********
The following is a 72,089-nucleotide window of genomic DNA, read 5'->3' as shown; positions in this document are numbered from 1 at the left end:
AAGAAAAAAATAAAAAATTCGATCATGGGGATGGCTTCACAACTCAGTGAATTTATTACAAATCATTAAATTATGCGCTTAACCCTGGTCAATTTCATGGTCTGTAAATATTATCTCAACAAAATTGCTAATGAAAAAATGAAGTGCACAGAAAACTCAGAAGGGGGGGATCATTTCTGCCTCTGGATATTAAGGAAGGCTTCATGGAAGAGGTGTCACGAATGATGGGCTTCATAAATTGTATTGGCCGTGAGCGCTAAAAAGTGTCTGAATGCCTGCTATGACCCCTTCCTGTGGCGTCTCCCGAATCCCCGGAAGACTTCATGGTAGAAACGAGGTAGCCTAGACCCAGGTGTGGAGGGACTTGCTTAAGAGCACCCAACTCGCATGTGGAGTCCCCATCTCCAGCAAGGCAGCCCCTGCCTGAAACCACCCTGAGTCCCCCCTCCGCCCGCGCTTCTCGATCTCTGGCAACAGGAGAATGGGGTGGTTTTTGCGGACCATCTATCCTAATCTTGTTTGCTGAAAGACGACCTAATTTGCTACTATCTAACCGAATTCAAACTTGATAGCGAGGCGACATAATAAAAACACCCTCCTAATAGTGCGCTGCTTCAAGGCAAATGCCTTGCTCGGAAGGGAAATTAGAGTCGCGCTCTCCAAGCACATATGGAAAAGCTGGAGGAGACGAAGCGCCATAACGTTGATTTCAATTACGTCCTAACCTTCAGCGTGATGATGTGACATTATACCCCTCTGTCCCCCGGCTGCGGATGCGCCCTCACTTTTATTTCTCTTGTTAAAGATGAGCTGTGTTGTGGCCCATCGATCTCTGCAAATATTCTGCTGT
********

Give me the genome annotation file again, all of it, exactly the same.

The following is a 72,089-nucleotide window of genomic DNA, read 5'->3' as shown; positions in this document are numbered from 1 at the left end:
AAGAAAAAAATAAAAAATTCGATCATGGGGATGGCTTCACAACTCAGTGAATTTATTACAAATCATTAAATTATGCGCTTAACCCTGGTCAATTTCATGGTCTGTAAATATTATCTCAACAAAATTGCTAATGAAAAAATGAAGTGCACAGAAAACTCAGAAGGGGGGGATCATTTCTGCCTCTGGATATTAAGGAAGGCTTCATGGAAGAGGTGTCACGAATGATGGGCTTCATAAATTGTATTGGCCGTGAGCGCTAAAAAGTGTCTGAATGCCTGCTATGACCCCTTCCTGTGGCGTCTCCCGAATCCCCGGAAGACTTCATGGTAGAAACGAGGTAGCCTAGACCCAGGTGTGGAGGGACTTGCTTAAGAGCACCCAACTCGCATGTGGAGTCCCCATCTCCAGCAAGGCAGCCCCTGCCTGAAACCACCCTGAGTCCCCCCTCCGCCCGCGCTTCTCGATCTCTGGCAACAGGAGAATGGGGTGGTTTTTGCGGACCATCTATCCTAATCTTGTTTGCTGAAAGACGACCTAATTTGCTACTATCTAACCGAATTCAAACTTGATAGCGAGGCGACATAATAAAAACACCCTCCTAATAGTGCGCTGCTTCAAGGCAAATGCCTTGCTCGGAAGGGAAATTAGAGTCGCGCTCTCCAAGCACATATGGAAAAGCTGGAGGAGACGAAGCGCCATAACGTTGATTTCAATTACGTCCTAACCTTCAGCGTGATGATGTGACATTATACCCCTCTGTCCCCCGGCTGCGGATGCGCCCTCACTTTTATTTCTCTTGTTAAAGATGAGCTGTGTTGTGGCCCATCGATCTCTGCAAATATTCTGCTGT